The Beginner’s Guide To Shooting Street Portraits (Part 2)

“Taking a picture is very technical, but 99.9% is spent on this connection that allows me to reach someone”. Platon.

Welcome back to the second instalment of The Beginner’s Guide To Shooting Street Portraits. Last week we defined what street portraits are, looked at how you should approach a subject and the best ways to handle rejection. This week we’re going to take your knowledge a step further. We will cover ways you can make your subject feel relaxed, and also what settings you should be using when taking a street portrait. Of course, we want you to get hands-on practice, so expect us to send you away at the end with a little challenge to focus on.

View Part 1 here.

Making Your Subjects Comfortable

As Platon said, 99.9% of what makes a good portrait is the connection between the photographer and the subject. Unlike Platon, however, street portrait photographers do not have much time to build that same level of rapport. We have to act quickly and make the subject feel comfortable in our company. Failure to do so leads to a forced looking portrait – which is no good to anybody.

How do you get someone to relax?

First, you yourself must feel relaxed. If you’re tense and nervous, this will only project on to your subject. I understand there is a lot to think about. What you will say, the angst of speaking to a stranger (millennial problems) etc. But you need to own it and go in confidently. So, take a few deep breaths if you need to, get your house in order before making your approach.

Once they have agreed to have you take their portrait, it’s time for the dialogue. Don’t waste time talking about the weather or if they binge watch shows on Netflix (of course they do). Get to know them – make it about them. Ask what brings them to the city, what they do for work or even how they feel about having their photo taken. Try to connect to their feelings – here is an example of a conversation I had with a subject.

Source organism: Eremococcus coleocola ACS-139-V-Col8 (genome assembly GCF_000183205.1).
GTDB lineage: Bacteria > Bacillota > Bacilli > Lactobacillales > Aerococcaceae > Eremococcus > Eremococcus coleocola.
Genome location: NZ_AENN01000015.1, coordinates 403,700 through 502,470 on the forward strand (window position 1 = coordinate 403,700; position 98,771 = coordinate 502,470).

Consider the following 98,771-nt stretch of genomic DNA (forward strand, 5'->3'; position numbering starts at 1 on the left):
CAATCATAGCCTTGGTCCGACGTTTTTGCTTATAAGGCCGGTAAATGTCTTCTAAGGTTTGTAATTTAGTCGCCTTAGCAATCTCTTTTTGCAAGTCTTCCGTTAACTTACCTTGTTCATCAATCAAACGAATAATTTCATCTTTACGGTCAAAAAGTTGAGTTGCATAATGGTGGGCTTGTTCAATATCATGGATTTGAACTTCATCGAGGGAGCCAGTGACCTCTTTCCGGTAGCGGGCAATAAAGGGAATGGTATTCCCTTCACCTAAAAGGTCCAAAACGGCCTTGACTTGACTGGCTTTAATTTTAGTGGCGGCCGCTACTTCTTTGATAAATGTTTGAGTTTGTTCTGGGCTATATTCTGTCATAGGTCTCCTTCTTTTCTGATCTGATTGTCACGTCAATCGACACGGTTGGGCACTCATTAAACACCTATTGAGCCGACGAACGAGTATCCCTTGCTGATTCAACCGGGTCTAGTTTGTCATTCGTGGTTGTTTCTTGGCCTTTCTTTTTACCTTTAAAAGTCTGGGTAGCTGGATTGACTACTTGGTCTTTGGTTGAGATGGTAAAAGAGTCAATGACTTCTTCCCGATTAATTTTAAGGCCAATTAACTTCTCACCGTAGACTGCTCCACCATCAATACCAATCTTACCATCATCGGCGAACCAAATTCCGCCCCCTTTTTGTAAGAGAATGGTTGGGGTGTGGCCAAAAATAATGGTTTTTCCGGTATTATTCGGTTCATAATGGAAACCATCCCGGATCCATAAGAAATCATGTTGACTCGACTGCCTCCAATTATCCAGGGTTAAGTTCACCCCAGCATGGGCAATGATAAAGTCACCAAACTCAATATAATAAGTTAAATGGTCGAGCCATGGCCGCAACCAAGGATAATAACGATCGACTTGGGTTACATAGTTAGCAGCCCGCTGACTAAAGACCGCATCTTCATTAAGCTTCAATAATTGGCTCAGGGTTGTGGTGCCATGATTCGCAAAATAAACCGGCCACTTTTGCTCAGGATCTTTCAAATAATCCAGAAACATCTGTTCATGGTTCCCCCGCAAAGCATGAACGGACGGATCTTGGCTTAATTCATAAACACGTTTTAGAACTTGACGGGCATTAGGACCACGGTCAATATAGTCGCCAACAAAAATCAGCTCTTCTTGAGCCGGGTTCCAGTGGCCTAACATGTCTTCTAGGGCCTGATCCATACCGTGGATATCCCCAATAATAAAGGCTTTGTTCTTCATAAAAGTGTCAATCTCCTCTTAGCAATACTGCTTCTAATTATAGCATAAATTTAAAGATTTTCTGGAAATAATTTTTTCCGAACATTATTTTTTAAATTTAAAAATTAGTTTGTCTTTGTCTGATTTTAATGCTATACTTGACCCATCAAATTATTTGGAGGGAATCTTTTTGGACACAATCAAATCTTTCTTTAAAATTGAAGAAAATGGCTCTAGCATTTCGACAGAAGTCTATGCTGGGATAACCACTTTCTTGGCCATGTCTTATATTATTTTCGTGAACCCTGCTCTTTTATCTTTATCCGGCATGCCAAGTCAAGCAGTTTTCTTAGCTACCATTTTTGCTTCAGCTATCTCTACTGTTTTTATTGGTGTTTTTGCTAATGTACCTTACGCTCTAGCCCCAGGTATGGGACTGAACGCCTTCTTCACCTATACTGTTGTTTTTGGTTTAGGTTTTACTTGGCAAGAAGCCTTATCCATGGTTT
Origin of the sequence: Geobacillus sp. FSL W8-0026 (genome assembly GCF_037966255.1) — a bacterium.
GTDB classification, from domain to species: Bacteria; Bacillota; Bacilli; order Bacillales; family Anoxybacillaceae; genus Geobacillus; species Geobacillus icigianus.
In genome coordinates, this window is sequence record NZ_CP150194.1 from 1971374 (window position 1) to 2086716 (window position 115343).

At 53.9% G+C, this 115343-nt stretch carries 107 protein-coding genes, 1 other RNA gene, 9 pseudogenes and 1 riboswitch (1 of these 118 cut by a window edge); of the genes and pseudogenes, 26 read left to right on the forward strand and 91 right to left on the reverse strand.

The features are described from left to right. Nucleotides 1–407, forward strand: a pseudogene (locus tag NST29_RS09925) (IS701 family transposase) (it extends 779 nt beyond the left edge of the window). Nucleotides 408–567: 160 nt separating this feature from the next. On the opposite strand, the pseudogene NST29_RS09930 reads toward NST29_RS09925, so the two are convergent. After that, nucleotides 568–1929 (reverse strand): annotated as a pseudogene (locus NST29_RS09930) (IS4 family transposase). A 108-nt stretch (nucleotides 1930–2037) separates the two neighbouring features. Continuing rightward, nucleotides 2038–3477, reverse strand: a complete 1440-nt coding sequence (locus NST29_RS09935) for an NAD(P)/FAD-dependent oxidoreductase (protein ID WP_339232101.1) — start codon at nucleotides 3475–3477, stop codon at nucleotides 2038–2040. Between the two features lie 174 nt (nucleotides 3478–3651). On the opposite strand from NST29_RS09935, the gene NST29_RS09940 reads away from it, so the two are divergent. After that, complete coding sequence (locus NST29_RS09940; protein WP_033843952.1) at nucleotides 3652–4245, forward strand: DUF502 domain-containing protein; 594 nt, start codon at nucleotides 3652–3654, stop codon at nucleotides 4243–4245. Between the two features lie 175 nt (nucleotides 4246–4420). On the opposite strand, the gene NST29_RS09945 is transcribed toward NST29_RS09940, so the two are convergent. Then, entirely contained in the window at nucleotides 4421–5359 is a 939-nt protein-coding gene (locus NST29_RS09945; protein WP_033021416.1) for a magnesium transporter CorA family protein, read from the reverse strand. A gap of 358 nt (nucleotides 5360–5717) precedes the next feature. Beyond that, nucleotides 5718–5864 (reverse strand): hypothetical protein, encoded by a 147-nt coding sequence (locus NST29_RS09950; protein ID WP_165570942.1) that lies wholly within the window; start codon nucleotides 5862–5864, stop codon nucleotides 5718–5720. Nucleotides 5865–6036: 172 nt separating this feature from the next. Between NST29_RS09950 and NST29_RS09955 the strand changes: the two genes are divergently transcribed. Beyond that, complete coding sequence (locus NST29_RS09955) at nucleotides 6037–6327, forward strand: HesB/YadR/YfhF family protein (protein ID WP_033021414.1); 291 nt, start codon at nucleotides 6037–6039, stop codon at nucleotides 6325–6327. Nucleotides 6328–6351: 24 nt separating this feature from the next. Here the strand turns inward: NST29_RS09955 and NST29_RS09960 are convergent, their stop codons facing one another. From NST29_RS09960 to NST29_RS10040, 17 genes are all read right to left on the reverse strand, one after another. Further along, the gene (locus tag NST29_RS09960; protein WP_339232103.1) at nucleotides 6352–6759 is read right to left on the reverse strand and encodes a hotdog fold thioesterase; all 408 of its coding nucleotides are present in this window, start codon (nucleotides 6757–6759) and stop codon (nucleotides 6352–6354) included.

Subject – “I’m working on my first studio album. It’s fun but I’m also very nervous”.

Dan – “I imagine it’s an exciting feeling knowing people will hear your music, but daunting as you hope that people like it, right?”.

Subject – “Exactly!”.

A very simple example of building rapport. All I’m doing is paraphrasing back to them what they have said to me. The impact of this, however, is that it makes them feel understood – they trust I genuinely care about what they are saying. When someone trusts you, they are more at ease and by the time you take the shot, they should feel fully relaxed.

After a few minutes of dialogue, this is what we got…


Allow Your Subjects to be Themselves

If you have ever been on an organised portrait shoot, you will see there’s always a lot of direction. Pose like this, pose like that do the hokey pokey and turnaround. We don’t want to do this when taking street portraits. Remember, these people are not models on assignment, they don’t want to be bossed around by a photographer and told to do awkward poses. However, they may ask the question “what should I do?”, to which I always answer “whatever you feel most comfortable doing”.

I found this subject in the heart of Soho, London – one of the busiest fast-paced areas in the English capital. Without a care for all the hustle and bustle rapidly moving past her, she just zoned in and read her book. It was as if she was in a room all alone, peaceful and zen-like. I told her I wanted to capture that. The communication was simple – just keep reading, keeping being you…

What Camera Settings Should You Use?

It’s extremely important to know your cameras’ settings when taking street portraits. Normal people don’t want to be hanging around whilst you find the perfect exposure. With this in mind, I would suggest shooting in aperture priority mode. You get control of the depth of field and your camera will do the rest. In terms of your f stops, this comes down to how confident you are with focusing. We all love that dreamy bokeh, but if you’re shooting wide open you need to nail the focus to ensure your subject doesn’t come up soft. If you act quickly, stop down after each frame so you have more chance of a nice sharp image.

Top Tip – Find out if your camera has facial recognition mode. I use this on my Fuji XT2 and it helps to lock the focus in each and every time.

Street Portraits Challenge

It’s time to go out and get busy. This week your challenge is to go out and get two street portraits of two different people. Focus on your conversational skills, be comfortable with your settings and make some beautiful street portraiture. To spice things up, shoot one of your portraits with a wide open aperture.

Next week we will focus more on what makes an interesting street portrait and how to end the interaction with your subjects.

Have fun!

Dan Ginn is a UK based street photographer and writer. Learn more about him via his website and Instagram